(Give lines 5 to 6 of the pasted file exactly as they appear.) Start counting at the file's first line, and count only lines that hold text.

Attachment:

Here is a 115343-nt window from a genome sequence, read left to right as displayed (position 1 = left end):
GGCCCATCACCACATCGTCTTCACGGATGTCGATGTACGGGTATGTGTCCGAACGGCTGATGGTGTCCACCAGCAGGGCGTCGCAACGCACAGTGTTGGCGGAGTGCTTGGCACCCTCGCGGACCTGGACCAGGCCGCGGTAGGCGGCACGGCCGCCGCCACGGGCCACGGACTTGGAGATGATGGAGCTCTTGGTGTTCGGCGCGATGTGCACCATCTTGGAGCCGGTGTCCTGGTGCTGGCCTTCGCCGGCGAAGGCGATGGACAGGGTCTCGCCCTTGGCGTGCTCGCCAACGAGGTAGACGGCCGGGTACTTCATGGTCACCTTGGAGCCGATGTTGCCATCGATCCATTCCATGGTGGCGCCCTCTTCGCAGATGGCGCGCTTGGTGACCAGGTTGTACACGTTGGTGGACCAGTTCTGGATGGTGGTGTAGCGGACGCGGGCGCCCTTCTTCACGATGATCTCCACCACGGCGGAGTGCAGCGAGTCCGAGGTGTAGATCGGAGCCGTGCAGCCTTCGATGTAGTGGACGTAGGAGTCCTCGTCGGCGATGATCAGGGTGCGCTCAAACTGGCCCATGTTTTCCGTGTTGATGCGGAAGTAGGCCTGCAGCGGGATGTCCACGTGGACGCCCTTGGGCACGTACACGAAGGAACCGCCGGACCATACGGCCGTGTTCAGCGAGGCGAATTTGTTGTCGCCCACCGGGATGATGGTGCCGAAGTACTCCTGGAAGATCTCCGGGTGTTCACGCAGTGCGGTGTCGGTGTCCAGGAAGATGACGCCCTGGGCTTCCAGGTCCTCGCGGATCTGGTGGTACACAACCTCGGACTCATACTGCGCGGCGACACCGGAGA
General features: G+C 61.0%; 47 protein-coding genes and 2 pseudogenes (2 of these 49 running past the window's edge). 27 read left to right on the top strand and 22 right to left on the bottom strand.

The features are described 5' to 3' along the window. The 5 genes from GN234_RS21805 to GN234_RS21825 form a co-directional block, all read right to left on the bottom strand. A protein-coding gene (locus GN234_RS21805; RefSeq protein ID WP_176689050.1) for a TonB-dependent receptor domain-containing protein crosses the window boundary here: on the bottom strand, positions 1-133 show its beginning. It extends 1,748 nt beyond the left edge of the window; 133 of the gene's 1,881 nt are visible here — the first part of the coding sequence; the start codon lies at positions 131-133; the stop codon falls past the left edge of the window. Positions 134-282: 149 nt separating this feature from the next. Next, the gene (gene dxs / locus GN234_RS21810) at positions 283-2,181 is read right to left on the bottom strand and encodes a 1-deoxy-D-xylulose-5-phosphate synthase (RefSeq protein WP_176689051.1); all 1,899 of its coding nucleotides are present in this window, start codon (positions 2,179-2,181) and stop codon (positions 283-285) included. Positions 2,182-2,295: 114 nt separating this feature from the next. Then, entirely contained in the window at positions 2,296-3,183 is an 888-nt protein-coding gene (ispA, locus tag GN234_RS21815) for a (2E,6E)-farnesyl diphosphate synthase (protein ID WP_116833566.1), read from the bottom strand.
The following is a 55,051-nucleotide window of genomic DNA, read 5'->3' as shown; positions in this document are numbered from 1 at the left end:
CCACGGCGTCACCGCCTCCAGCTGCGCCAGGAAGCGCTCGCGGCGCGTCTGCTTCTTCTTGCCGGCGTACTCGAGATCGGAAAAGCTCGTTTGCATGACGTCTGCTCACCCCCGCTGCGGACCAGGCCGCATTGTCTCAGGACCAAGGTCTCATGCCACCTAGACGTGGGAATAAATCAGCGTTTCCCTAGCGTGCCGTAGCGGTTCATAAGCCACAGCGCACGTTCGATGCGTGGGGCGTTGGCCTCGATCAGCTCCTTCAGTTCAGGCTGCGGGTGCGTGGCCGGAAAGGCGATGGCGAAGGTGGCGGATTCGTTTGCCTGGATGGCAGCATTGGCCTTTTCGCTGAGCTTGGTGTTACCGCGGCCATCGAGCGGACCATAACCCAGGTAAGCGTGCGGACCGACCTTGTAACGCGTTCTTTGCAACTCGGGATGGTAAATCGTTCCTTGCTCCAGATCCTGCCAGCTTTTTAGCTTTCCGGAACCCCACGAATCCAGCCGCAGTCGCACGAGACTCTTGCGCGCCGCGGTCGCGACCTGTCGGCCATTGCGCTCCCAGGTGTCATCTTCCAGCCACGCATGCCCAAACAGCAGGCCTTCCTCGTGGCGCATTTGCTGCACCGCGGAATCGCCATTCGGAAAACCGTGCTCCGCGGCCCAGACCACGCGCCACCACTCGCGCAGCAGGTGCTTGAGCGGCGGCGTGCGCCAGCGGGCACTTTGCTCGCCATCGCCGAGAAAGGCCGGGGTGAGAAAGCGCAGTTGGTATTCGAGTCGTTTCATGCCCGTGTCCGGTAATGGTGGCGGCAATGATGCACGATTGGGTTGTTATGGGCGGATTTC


The following is a 55,051-nucleotide window of genomic DNA, read 5'->3' as shown; positions in this document are numbered from 1 at the left end:
CCACGGCGTCACCGCCTCCAGCTGCGCCAGGAAGCGCTCGCGGCGCGTCTGCTTCTTCTTGCCGGCGTACTCGAGATCGGAAAAGCTCGTTTGCATGACGTCTGCTCACCCCCGCTGCGGACCAGGCCGCATTGTCTCAGGACCAAGGTCTCATGCCACCTAGACGTGGGAATAAATCAGCGTTTCCCTAGCGTGCCGTAGCGGTTCATAAGCCACAGCGCACGTTCGATGCGTGGGGCGTTGGCCTCGATCAGCTCCTTCAGTTCAGGCTGCGGGTGCGTGGCCGGAAAGGCGATGGCGAAGGTGGCGGATTCGTTTGCCTGGATGGCAGCATTGGCCTTTTCGCTGAGCTTGGTGTTACCGCGGCCATCGAGCGGACCATAACCCAGGTAAGCGTGCGGACCGACCTTGTAACGCGTTCTTTGCAACTCGGGATGGTAAATCGTTCCTTGCTCCAGATCCTGCCAGCTTTTTAGCTTTCCGGAACCCCACGAATCCAGCCGCAGTCGCACGAGACTCTTGCGCGCCGCGGTCGCGACCTGTCGGCCATTGCGCTCCCAGGTGTCATCTTCCAGCCACGCATGCCCAAACAGCAGGCCTTCCTCGTGGCGCATTTGCTGCACCGCGGAATCGCCATTCGGAAAACCGTGCTCCGCGGCCCAGACCACGCGCCACCACTCGCGCAGCAGGTGCTTGAGCGGCGGCGTGCGCCAGCGGGCACTTTGCTCGCCATCGCCGAGAAAGGCCGGGGTGAGAAAGCGCAGTTGGTATTCGAGTCGTTTCATGCCCGTGTCCGGTAATGGTGGCGGCAATGATGCACGATTGGGTTGTTATGGGCGGATTTC